Low and slow is the recipe for success with this cut of meat. Smith’s Bar and Grill have pretty much nailed it

BBQ-ing brisket is a kind of religion in the US of A, especially in Texas. It’s a slow process, ten to twelve hours in a hot smoker, if it weighs around five kilos. Anything smaller will dry out.

It’s a labour of love and skill. I tried it once in my Weber Smokey Mountain and well after darkness had fallen the meat still wasn’t cooked and a small rebellion was going in our garden with guests demanding I go out and buy sausages as they were so hungry.

Available only on Mondays at Smith’s Bar and Grill restaurant in Paddington, this Beef Brisket Platter is slow-cooked for 13 hours and served with mac-n-cheese, pickles, corn and sweet potato fries.

I had to try it, to learn something about its cooking if nothing else, and on a hot day sitting by the Grand Union Canal seemed like a very good idea.

An idea that appeared to have occurred to a lot of people, as the terrace was full and the platters were flying out from Head Chef David Reyes’ kitchen at lunchtime.

It’s not terribly easy to find the canal when you leave Paddington Statio  if you’ve not done so before, or it’s been a while. So much has changed in a relatively short time. I went in a large frustrating circuit of the station and found myself pretty much back where I started, before a kind local put me straight.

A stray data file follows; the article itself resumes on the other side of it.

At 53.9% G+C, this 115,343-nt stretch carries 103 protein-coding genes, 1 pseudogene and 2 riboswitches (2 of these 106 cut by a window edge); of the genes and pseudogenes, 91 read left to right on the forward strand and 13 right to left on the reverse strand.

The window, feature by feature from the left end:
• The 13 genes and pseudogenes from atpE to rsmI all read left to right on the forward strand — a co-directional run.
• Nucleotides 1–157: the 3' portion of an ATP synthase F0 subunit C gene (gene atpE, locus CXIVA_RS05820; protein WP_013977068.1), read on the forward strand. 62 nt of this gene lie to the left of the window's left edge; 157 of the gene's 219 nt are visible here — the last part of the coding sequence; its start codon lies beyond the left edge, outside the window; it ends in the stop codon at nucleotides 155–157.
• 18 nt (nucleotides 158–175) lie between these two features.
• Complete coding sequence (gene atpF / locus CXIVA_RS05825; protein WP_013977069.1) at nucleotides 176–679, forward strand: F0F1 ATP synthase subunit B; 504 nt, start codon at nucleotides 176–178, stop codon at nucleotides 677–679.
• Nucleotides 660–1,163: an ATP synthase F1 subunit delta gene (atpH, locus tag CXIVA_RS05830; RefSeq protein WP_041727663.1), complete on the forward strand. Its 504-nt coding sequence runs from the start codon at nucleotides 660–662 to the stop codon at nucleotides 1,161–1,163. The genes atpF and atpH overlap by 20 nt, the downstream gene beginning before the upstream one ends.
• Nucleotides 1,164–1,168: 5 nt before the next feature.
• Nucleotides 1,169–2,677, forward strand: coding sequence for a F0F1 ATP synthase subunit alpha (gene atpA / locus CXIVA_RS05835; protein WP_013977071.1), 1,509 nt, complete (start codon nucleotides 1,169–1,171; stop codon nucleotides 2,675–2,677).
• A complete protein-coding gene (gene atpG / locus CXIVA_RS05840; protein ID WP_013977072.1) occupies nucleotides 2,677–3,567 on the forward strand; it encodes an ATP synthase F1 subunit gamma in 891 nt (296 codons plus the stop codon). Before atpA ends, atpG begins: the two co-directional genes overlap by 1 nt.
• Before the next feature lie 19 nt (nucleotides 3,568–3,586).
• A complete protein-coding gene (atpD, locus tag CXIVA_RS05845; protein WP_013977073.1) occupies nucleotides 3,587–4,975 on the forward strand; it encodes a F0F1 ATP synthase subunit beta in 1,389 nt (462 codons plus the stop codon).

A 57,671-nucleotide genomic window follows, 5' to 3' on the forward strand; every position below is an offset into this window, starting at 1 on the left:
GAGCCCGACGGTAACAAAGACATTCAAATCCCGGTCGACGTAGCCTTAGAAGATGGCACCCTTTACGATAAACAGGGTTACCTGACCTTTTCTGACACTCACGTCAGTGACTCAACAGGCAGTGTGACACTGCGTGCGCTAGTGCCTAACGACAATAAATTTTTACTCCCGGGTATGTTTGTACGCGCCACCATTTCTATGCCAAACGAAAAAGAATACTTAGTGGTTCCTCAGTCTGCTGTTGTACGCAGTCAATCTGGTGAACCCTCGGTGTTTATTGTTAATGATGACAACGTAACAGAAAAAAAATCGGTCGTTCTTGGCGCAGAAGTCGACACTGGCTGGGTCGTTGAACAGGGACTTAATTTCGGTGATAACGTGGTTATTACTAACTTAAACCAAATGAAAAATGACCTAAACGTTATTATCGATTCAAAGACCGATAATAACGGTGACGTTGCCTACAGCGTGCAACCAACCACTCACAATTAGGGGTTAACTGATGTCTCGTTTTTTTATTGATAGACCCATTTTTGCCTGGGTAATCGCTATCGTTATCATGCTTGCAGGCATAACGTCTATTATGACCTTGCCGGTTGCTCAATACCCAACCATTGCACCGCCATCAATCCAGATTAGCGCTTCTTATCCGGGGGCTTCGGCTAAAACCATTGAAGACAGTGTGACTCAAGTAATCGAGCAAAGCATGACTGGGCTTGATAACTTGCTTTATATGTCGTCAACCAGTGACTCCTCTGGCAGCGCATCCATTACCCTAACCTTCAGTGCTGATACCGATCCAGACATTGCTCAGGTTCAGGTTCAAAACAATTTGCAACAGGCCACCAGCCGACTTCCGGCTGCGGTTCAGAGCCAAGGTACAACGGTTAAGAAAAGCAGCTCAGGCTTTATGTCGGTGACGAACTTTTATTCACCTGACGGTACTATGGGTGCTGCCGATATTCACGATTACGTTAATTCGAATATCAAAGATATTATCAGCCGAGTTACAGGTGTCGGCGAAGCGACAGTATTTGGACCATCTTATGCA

It’s a lovely location with some houseboats bobbing on the water, some other boats converted into bars and restaurants, and well-heeled locals languorously drifting along what was once the towpath.

So the platter. £40 to share, which isn’t bad at all, and served on a wooden board as these things so often are

The corn has been sliced into quarters lengthwise, which is not a bad idea. It’s a lot easier to eat this way, less butter down the shirt. The mac n cheese is gooey in a good way, and who can resist a pickled gherkin? Not me.

The sweet potato fries I am not sure about, I like the taste, but they’re as limp as a politician’s handshake. I’d have preferred standard fries, but I know that Americsns do like sweet things with their meat.

Well what about that meat? I’m coming to that. I like to see a good ‘burned’ coat on slow cooked ribs and brisket but this didn’t have it. It’s called ‘bark’ and it comes from chemical reactions, as well the Maillard reaction and polymerization with the rub ingredients.

However there was ‘pinkness’ in the outer edges, clear evidence of smoke getting in, and it did taste very good. The meat was ‘cut with a spoon’ tender and with enough fat remaining to keep it all moist. We were actually rather impressed and tussled over the last slices, although there were plenty for two.

At £40 for two it’s a bit of a bargain and you can get a bottle of red or a white wine selected by Head Sommelier, Maurizio Titone, at 50% off every Monday. An opportunity to discover new fine wines at a fraction of the price.